History catches up with bar worker
Police have opposed a bar manager's licence being issued to a Picton woman with 16 criminal convictions.
A public hearing to decide if Carmen Cherie Rissetto, 42, could be issued a general manager's certificate was one of four heard by the Marlborough District Licensing Committee on Friday.
Rissetto, who works at the Jolly Roger Bar and Cafe on Waikawa Marina Beach Rd in Picton, has six drug-related convictions as well as one related to alcohol, four for dishonesty, three for breaching orders and two traffic-related convictions. These spanned from 1989 to 2013.
Sergeant Mike Western, of Blenheim, said police opposed issuing a manager's certificate because of Rissetto's criminal convictions; the fact she failed to declare her historic convictions on her application; and the time frame between the last recorded conviction and the time she made her application.
Rissetto told the committee she misunderstood the application and had not realised she had to list historic convictions.
Committee chairman John Leggett said the application needed to be answered to the applicant's "fullest knowledge".
The latest conviction in December last year was for driving while suspended.
Rissetto said she had no intention of hiding her past and was a different person now.
"I ask that these things I did are not held against me now, at a time when I am trying to do my best and set the best example I can for my teenage son," she said.
Her boss, Jolly Roger owner Michael Ganzevles, said Rissetto had been a great employee for the 12 months she had worked for him. She was well-liked, well-rounded and was an asset to the Jolly Roger, he said.
"I believe it is poignant to note that although Carmen has had a chequered past, it is well over 15 years ago and everyone deserves a second chance," he said.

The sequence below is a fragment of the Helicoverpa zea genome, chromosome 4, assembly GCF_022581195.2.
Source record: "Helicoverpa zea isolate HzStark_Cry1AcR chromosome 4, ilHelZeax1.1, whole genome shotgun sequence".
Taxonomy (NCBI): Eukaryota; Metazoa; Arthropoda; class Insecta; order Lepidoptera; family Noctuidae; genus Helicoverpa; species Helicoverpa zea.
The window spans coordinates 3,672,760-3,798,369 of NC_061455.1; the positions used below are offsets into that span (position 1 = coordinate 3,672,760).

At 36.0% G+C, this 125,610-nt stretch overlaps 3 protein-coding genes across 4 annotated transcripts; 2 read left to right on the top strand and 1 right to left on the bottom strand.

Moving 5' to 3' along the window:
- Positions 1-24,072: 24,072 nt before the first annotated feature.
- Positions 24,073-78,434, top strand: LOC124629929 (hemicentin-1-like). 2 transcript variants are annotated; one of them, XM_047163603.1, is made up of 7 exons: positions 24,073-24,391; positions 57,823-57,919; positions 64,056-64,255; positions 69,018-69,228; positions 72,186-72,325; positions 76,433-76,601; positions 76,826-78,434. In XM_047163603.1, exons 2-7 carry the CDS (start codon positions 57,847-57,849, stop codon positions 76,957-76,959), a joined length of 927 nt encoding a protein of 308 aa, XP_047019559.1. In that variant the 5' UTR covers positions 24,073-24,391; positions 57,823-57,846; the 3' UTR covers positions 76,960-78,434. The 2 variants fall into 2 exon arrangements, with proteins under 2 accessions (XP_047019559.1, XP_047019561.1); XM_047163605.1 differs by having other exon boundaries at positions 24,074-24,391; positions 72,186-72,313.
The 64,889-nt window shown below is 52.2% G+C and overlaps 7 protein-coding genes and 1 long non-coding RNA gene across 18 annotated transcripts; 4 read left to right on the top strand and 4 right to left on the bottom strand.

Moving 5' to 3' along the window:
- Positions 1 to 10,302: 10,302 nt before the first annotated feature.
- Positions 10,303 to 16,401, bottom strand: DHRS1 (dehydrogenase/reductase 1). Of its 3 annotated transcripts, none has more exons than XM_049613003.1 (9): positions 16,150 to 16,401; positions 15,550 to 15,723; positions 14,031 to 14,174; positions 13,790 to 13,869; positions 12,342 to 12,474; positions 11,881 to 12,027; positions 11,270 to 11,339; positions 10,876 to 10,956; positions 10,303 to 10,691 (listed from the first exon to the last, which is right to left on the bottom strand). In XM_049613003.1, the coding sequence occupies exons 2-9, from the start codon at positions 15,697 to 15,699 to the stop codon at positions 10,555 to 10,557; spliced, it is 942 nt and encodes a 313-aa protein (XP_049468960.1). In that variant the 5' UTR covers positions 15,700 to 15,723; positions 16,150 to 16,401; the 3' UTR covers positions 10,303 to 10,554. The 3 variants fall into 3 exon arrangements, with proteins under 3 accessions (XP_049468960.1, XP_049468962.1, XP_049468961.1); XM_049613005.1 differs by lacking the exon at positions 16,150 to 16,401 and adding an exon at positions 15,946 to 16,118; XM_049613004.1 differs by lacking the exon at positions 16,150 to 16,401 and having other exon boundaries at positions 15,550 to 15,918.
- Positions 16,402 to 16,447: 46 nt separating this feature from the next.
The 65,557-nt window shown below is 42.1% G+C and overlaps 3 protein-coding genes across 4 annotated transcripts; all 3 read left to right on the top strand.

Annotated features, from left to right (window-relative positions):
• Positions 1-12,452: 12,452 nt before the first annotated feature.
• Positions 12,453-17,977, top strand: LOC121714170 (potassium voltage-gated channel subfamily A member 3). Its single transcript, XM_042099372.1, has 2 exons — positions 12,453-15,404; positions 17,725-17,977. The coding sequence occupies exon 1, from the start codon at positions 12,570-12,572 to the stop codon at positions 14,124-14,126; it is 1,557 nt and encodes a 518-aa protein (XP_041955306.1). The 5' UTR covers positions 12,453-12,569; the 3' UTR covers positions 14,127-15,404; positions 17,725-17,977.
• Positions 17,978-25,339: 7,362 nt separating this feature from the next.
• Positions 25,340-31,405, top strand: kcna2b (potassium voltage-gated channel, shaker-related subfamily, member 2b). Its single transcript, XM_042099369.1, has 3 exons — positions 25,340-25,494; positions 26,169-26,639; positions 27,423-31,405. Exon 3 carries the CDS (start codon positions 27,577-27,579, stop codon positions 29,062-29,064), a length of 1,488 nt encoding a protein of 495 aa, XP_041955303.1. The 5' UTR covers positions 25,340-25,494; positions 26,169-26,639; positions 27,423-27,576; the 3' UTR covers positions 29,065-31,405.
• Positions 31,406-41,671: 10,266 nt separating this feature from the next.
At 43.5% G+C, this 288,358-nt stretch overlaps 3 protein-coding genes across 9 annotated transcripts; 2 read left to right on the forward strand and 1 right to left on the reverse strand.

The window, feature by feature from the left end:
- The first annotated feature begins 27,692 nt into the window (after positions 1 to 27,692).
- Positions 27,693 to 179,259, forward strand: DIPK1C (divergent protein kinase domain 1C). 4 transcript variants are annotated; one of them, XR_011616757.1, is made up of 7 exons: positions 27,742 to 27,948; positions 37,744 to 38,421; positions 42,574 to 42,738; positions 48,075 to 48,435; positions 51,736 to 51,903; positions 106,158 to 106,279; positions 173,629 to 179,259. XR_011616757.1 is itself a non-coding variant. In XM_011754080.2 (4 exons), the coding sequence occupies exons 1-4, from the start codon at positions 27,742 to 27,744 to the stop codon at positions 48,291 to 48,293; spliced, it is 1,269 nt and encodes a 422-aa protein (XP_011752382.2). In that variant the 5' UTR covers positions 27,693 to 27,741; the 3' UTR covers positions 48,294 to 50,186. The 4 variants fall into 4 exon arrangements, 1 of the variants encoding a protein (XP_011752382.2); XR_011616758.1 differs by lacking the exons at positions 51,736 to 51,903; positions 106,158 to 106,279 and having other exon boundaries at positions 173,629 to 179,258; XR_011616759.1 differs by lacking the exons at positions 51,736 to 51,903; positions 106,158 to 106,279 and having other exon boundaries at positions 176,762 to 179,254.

"She has proved beyond a doubt to have changed her life around since the birth of her son."
A hearing was held for Blenheim woman Siok-Keng Lim, who applied to renew her manager's certificate.
Marlborough alcohol licensing inspector Alice Boyce opposed the application because she was unable to arrange an interview despite "numerous requests".
Lim told the committee she had tried to meet Boyce on two occasions.
Leggett said it appeared a communication issue had prevented an interview taking place.
Picton residents opposed an application by Enterprises No. 1 Limited, which owns Cafe Cortado, to include their outside dining area in their licensed area.
Cafe Cortado, on London Quay, has had an on-licence since December 2007.
Four residents from the Quay Apartments above Cafe Cortado objected on the grounds the outside area should have a shorter licence time to minimise noise.
Quay Apartment residents Gerald McLean and Dorothy McLean said in a written submission they had not expected excessive noise from Cafe Cortado when they bought their apartment in 2008.
"In buying an apartment in central Picton we accepted that we would be subjected to some noise," they said.
"What we did not expect was that the man-made noise would be so excessive as to make living there on a permanent basis impossible."
They asked restrictions be put in place for the number of people at Cafe Cortado at any one time, and asked the outdoor area be closed at 10pm.
Picton Enterprises shareholder Marisa Friedrich said it would cause "significant damage" to trade if they moved people from the outdoor area at 10pm during summer.
The maximum trading time for the outdoor seating would be to midnight, the same as inside the restaurant.
A complaint by the McLeans was the first they had had in more than five years, she said.
Picton bar and restaurant the Toot and Whistle Inn, on Auckland St, applied for three more gaming machines.
Council compliance manager Garth Congdon opposed the application on the grounds Picton had enough gaming machines and increasing the number was likely to lead to an increase in problem gambling.
The committee adjourned and Leggett said decisions on the four matters were expected to be made this week.
The Marlborough Express